US823092716 May 201131 Jul 2012Shell Oil CompanyMethods and systems for producing fluid from an in situ conversion process
US823378229 Sep 201031 Jul 2012Shell Oil CompanyGrouped exposed metal heaters
US823873024 Oct 20037 Ago 2012Shell Oil CompanyHigh voltage temperature limited heaters
US824077413 Oct 200814 Ago 2012Shell Oil CompanySolution mining and in situ treatment of nahcolite beds
US82565129 Oct 20094 Sep 2012Shell Oil CompanyMovable heaters for treating subsurface hydrocarbon containing formations
US82618329 Oct 200911 Sep 2012Shell Oil CompanyHeating subsurface formations with fluids
US82671709 Oct 200918 Sep 2012Shell Oil CompanyOffset barrier wells in subsurface formations
US82671859 Oct 200918 Sep 2012Shell Oil CompanyCirculated heated transfer fluid systems used to treat a subsurface formation
US827245513 Oct 200825 Sep 2012Shell Oil CompanyMethods for forming wellbores in heated formations
US827666113 Oct 20082 Oct 2012Shell Oil CompanyHeating subsurface formations by oxidizing fuel on a fuel carrier
US82818619 Oct 20099 Oct 2012Shell Oil CompanyCirculated heated transfer fluid heating of subsurface hydrocarbon formations
US832768118 Abr 200811 Dic 2012Shell Oil CompanyWellbore manufacturing processes for in situ heat treatment processes
US83279329 Abr 201011 Dic 2012Shell Oil CompanyRecovering energy from a subsurface formation
US83533479 Oct 200915 Ene 2013Shell Oil CompanyDeployment of insulated conductors for treating subsurface formations
US835562322 Abr 200515 Ene 2013Shell Oil CompanyTemperature limited heaters with high power factors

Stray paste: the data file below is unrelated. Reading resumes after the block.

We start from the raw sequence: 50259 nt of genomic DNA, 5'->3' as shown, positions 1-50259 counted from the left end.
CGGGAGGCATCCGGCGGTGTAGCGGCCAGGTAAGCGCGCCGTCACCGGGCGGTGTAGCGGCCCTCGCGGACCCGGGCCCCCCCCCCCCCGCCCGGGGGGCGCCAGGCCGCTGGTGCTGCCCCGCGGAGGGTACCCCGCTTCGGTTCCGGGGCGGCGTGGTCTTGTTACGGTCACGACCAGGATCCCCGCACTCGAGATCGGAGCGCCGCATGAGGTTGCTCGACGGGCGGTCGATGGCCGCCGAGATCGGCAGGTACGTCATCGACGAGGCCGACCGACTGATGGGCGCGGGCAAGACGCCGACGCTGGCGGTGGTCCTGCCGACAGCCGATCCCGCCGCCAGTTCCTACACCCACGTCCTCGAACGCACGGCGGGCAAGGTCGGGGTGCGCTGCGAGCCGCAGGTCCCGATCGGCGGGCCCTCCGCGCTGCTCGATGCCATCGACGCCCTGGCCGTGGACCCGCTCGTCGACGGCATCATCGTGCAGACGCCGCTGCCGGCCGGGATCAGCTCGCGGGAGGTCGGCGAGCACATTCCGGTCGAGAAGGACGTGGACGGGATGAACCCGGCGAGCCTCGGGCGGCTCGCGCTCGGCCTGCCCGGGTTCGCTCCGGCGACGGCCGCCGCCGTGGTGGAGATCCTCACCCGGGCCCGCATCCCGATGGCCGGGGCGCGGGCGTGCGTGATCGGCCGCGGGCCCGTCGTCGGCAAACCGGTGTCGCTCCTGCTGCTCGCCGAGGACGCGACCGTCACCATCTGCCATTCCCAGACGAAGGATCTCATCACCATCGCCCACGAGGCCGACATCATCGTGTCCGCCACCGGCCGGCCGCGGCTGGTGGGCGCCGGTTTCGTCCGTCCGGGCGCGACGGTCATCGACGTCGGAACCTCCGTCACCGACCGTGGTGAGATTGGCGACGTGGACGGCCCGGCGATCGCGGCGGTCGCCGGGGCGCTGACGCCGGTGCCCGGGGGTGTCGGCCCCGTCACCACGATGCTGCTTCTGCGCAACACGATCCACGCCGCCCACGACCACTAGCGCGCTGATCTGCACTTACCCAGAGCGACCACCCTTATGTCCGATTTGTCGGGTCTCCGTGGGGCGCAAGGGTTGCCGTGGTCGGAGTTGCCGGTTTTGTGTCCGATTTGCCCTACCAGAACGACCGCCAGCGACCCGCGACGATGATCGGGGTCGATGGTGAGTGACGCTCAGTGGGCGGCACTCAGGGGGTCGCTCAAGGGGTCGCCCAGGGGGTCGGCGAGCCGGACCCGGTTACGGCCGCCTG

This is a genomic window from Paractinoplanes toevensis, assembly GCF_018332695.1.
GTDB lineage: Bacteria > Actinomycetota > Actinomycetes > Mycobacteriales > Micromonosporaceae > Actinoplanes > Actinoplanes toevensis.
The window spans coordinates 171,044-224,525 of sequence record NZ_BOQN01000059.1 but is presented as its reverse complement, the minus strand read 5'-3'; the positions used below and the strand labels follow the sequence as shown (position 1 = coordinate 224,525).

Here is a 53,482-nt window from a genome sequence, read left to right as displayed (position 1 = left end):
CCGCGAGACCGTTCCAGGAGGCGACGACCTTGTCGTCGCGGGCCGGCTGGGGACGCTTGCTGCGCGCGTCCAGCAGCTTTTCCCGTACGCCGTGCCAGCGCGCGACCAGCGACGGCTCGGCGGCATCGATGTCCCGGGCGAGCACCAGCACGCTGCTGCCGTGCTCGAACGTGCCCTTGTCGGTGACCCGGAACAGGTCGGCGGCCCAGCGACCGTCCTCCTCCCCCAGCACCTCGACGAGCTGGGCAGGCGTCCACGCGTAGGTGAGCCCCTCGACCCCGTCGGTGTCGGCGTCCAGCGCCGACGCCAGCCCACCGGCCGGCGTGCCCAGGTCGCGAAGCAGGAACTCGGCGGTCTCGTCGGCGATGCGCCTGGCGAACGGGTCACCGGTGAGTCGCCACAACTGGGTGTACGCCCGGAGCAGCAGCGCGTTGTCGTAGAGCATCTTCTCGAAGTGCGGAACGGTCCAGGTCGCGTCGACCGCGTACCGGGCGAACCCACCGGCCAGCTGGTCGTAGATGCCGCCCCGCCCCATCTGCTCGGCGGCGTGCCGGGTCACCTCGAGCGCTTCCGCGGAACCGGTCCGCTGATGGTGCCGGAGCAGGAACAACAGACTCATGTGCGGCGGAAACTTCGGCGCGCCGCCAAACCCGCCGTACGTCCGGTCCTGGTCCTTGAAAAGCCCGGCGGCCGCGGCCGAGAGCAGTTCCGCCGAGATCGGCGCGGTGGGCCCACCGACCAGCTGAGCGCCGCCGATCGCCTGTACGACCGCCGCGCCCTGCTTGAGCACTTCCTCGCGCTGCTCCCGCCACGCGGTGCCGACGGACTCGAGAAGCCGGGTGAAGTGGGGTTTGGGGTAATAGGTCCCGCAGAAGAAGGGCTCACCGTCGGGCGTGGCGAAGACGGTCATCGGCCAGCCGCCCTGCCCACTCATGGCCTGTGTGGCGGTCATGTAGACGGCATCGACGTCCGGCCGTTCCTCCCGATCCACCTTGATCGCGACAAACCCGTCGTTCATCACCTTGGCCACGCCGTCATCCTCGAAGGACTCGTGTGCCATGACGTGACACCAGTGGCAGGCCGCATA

US838181518 Abr 200826 Feb 2013Shell Oil CompanyProduction from multiple zones of a tar sands formation
US84345559 Abr 20107 May 2013Shell Oil CompanyIrregular pattern treatment of a subsurface formation
US84487079 Abr 201028 May 2013Shell Oil CompanyNon-conducting heater casings
US845935918 Abr 200811 Jun 2013Shell Oil CompanyTreating nahcolite containing formations and saline zones
US848525211 Jul 201216 Jul 2013Shell Oil CompanyIn situ recovery from a hydrocarbon containing formation
US853649713 Oct 200817 Sep 2013Shell Oil CompanyMethods for forming long subsurface heaters
US855597131 May 201215 Oct 2013Shell Oil CompanyTreating tar sands formations with dolomite
US856207825 Nov 200922 Oct 2013Shell Oil CompanyHydrocarbon production from mines and tunnels used in treating subsurface hydrocarbon containing formations
US857903117 May 201112 Nov 2013Shell Oil CompanyThermal processes for subsurface formations
US860609120 Oct 200610 Dic 2013Shell Oil CompanySubsurface heaters with low sulfidation rates
US860824926 Abr 201017 Dic 2013Shell Oil CompanyIn situ thermal processing of an oil shale formation